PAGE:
Williams Peak yurt

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Bob and I help the Sawtooth Mountain Guides crew get the yurt ready for winter

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The deal was that if you help put the yurt up, you can stay in it for free. I didn't get the particulars about when or for how long, but it still seemed like a fun thing to do. Everyone else was staying for the weekend, but I had to get home for a group meeting for one of my classes. So I told Kirk I would carry a big load, since I would have little in the way of personal gear.

After i told Kirk how much I thought I could carry, he told me to bring my biggest pack. When I got to his house, I loaded up: 6 cans of Coleman, 1/2 case of beer, three 16 oz. cans of chili, and several more bags of food, such as Snickers, etc. Then I had my own personal gear and two quarts of water. And my pack weighs 7 pounds empty. You do the math; it was heavy.

 

It's about 4 miles to the yurt, with around 2000' of elevation. I got pretty slow on the steep parts, but still managed to get there just a few minutes after everyone else.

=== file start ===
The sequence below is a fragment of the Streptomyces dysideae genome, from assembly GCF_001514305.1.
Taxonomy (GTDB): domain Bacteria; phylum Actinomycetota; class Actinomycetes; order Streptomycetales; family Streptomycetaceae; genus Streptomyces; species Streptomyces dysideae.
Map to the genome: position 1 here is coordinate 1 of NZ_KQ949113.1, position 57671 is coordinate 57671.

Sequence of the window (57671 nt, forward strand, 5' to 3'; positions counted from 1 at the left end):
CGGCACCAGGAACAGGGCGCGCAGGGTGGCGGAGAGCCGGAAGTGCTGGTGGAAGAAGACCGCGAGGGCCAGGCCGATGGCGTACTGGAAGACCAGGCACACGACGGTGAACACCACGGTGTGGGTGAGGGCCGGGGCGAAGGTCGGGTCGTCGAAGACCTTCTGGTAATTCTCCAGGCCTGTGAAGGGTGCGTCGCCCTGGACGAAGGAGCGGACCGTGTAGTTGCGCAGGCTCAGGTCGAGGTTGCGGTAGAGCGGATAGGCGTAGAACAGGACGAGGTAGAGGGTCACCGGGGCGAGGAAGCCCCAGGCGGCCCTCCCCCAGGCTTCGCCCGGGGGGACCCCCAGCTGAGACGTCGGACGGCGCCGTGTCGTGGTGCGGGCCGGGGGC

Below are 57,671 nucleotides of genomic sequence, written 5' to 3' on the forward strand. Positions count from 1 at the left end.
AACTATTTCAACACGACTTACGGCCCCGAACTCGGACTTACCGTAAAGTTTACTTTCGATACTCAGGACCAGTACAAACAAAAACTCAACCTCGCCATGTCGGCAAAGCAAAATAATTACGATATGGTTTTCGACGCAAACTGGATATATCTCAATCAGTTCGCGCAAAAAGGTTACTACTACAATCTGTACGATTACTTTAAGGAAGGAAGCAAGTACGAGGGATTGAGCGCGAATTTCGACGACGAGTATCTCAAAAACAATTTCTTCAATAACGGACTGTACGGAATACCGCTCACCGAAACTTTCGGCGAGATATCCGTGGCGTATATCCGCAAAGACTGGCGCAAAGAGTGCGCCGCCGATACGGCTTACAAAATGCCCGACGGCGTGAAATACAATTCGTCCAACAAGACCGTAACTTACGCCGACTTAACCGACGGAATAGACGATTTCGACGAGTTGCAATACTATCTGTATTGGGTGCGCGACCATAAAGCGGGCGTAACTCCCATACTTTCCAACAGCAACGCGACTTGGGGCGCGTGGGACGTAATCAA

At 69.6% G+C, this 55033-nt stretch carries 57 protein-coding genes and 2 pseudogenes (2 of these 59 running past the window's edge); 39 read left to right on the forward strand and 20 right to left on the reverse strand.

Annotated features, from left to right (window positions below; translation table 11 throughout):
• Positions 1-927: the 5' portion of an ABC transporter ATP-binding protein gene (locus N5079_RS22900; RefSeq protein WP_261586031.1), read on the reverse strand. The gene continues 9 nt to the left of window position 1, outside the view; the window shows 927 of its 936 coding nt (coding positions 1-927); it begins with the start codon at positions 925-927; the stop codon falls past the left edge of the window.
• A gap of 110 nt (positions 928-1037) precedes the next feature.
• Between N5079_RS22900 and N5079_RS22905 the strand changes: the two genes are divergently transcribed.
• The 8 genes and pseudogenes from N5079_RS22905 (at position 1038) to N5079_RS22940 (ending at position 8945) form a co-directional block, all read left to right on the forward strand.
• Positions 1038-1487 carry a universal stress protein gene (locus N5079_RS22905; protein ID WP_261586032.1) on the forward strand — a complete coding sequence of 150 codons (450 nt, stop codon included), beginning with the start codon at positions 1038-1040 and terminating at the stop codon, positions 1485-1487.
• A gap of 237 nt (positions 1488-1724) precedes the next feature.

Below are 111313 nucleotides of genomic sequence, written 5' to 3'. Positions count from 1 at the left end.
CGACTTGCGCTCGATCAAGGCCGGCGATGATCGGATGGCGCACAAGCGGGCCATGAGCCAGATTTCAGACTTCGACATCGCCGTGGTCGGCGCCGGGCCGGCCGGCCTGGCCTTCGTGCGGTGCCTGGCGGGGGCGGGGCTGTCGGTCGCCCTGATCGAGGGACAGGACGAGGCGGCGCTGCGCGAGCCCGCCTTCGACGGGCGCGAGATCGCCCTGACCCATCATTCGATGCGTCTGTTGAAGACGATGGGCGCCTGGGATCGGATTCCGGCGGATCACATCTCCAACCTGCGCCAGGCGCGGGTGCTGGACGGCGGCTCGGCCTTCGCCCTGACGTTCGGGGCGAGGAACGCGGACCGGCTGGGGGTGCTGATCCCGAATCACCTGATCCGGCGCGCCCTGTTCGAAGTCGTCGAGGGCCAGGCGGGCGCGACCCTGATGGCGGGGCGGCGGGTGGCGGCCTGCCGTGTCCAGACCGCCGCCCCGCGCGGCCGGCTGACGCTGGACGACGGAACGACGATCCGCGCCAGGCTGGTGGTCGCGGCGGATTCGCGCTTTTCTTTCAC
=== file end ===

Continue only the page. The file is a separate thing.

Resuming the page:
This is a view back toward the White Clouds, and I think that's Caulkens, D.O. Lee, and WCP-9 (left to right). I had wanted to go there this weekend.....

Tom and John at Three Cabins trailhead

We built yurt for a while, then my assignment was to walk half a mile to the lake and fill a 5 gallon jug with water, and lug it back. Someone asked, "Was it heavy?" It was a LOT lighter than what I lugged up the mountain.

A beautiful day at 8000' for this time of year- sunny, and t-shirts. This is a zoomed-in picture of Washington Peak, further south in the White Clouds. In the morning, it had been totally white.

I had a beer, then ran back to the car, dreaming of fresh powder.

Tom on Bible Back mountain

Mr. Natural Home | 2006 | Back to top of page | Questions :: e-mail to splattski